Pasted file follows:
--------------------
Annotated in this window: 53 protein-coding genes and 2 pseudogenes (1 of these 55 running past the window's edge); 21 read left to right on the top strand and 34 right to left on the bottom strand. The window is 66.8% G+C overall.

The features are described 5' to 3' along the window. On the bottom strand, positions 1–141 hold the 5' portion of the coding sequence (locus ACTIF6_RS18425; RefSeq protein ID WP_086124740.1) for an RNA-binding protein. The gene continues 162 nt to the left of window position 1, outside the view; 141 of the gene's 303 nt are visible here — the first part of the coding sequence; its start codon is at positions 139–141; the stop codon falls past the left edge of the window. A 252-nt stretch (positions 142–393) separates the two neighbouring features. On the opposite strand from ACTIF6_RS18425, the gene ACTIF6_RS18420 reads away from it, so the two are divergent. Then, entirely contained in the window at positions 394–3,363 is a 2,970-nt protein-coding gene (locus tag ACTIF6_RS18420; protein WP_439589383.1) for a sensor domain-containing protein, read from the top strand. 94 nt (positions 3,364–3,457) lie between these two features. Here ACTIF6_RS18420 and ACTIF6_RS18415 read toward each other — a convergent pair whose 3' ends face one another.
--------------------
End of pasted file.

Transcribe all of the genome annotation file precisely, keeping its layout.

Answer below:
Annotated in this window: 53 protein-coding genes and 2 pseudogenes (1 of these 55 running past the window's edge); 21 read left to right on the top strand and 34 right to left on the bottom strand. The window is 66.8% G+C overall.

The features are described 5' to 3' along the window. On the bottom strand, positions 1–141 hold the 5' portion of the coding sequence (locus ACTIF6_RS18425; RefSeq protein ID WP_086124740.1) for an RNA-binding protein. The gene continues 162 nt to the left of window position 1, outside the view; 141 of the gene's 303 nt are visible here — the first part of the coding sequence; its start codon is at positions 139–141; the stop codon falls past the left edge of the window. A 252-nt stretch (positions 142–393) separates the two neighbouring features. On the opposite strand from ACTIF6_RS18425, the gene ACTIF6_RS18420 reads away from it, so the two are divergent. Then, entirely contained in the window at positions 394–3,363 is a 2,970-nt protein-coding gene (locus tag ACTIF6_RS18420; protein WP_439589383.1) for a sensor domain-containing protein, read from the top strand. 94 nt (positions 3,364–3,457) lie between these two features. Here ACTIF6_RS18420 and ACTIF6_RS18415 read toward each other — a convergent pair whose 3' ends face one another.